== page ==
The initiative has drawn plaudits from policy makers, diplomats, politicians and media commentators.

The authoritative British newspaper the Financial Times (FT) recently hailed it as a showcase example of imaginative development projects of the type Africa needs to engage its populations and prevent regional unrest exploited by anti-state actors.

In an article, endorsed by its editorial board, the FT called on Western governments to back the project along with similar initiatives directed at improving people’s daily lives. Development brings stability, it argued.

The initiative is part of a broader effort to transition Africa towards more sustainable energy sources, helping mitigate deforestation and its associated impacts.

In Africa, deforestation is a significant issue, with an area equivalent to the size of Switzerland being cleared of forest annually, largely for cooking and heating purposes. This loss of forest exacerbates dust storms, disrupts rain patterns, and accelerates desertification, posing severe threats to biodiversity and local climates.

The Bank’s investment in solar energy is crucial for several reasons. Firstly, reliable and affordable energy is essential for reducing reliance on charcoal, which is not only a leading cause of deforestation, but also an expensive option for many households. The continent’s rapid population growth has intensified energy demands, with the population doubling and doubling again to at least 1.2 billion, nearly half of whom lack access to electricity.

While there are ongoing reforestation projects in countries like Kenya, Congo, Madagascar, and Malawi, the rate of forest loss far outpaces these efforts. The immediate need is to electrify the continent quickly, choosing sustainable energy sources such as solar, wind, and hydro over more harmful fossil fuels.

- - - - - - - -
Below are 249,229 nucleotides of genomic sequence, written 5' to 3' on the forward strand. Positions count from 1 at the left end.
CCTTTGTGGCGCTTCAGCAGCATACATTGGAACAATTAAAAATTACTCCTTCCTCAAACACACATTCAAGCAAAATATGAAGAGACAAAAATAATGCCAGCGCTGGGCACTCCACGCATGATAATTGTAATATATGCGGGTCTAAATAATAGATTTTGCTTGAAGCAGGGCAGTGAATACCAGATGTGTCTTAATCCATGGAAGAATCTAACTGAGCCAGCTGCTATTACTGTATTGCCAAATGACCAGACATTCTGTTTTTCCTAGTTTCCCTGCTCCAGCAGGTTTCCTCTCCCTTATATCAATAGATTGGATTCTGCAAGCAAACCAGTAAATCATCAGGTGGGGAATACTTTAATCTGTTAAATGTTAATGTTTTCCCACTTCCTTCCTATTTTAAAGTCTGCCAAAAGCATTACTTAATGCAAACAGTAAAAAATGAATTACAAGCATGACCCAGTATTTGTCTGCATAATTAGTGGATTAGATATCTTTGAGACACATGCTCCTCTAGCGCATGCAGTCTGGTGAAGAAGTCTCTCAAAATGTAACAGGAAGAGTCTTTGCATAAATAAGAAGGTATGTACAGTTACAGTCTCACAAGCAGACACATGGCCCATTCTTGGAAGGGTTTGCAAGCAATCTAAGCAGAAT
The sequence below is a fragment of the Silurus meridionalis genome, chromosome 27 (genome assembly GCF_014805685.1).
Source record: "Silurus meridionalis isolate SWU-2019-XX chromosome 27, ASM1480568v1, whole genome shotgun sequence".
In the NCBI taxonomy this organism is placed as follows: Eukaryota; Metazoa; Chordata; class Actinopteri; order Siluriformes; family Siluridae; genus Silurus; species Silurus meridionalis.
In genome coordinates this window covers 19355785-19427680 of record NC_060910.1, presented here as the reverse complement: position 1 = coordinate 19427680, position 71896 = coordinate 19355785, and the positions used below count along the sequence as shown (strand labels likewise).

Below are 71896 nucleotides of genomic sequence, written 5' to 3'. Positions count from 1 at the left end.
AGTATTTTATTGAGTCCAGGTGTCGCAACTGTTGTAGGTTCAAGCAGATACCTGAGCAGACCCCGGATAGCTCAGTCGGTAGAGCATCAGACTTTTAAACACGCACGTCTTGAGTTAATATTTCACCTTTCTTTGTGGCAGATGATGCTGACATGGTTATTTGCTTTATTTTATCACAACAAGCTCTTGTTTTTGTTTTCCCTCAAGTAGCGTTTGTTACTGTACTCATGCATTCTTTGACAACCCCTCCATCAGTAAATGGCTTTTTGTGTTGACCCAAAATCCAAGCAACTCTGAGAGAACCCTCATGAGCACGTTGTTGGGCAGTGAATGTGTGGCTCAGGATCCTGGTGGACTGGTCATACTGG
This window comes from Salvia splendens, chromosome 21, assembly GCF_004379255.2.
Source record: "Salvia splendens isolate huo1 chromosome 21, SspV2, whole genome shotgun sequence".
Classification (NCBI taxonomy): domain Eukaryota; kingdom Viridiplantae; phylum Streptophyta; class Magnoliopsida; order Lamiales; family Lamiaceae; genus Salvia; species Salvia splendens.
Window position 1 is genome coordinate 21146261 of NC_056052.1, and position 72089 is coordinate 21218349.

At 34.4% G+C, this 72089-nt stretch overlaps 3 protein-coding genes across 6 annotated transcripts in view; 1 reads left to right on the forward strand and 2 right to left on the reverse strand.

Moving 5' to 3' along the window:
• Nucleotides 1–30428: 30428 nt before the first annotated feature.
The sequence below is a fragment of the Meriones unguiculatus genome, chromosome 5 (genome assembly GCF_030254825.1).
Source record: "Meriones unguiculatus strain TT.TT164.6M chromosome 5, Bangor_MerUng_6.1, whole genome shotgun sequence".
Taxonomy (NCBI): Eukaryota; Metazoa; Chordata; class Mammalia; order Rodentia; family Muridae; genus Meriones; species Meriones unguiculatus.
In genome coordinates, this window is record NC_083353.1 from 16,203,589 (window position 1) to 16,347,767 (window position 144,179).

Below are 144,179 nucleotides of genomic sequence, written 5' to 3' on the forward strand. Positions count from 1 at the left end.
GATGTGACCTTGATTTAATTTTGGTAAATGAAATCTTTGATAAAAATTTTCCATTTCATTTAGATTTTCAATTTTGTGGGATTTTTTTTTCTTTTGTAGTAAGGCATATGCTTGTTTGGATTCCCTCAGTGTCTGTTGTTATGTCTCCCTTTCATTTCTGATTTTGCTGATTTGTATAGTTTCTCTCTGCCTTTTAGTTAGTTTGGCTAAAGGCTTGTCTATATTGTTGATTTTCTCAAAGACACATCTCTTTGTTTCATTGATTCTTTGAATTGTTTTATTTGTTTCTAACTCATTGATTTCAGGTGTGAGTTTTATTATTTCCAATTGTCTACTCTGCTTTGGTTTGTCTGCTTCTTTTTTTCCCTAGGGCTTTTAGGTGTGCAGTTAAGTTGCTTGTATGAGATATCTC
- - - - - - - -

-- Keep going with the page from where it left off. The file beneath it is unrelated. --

Africa’s potential for renewable energy is vast but largely untapped. The continent has an almost unlimited solar capacity (11 TW), significant hydro resources (350 GW, with only between five and six percent currently harnessed), wind power (110 GW, with only two percent utilized), and geothermal energy sources (15 GW).

Despite this potential, 600 million people in Africa live without access to electricity. The continent accounts for just six percent of global energy demand and slightly over three percent of electricity demand. This underscores the importance of scaling up renewable energy investments to meet the continent’s energy needs sustainably.

From 2016 to 2022, the AfDB approved US $8.3 billion in energy commitments, with 87 percent directed towards renewable energy projects. This investment has already generated 3.4 GW of electricity, including 2.6 GW from renewable sources.

The Bank is also developing an African Green Mineral Strategy to capitalize on the continent’s abundant critical minerals, such as cobalt, manganese, and platinum, which are essential for facilitating the energy transition. the entire Sahel region and forever changing the face of one of Africa’s most neglected areas.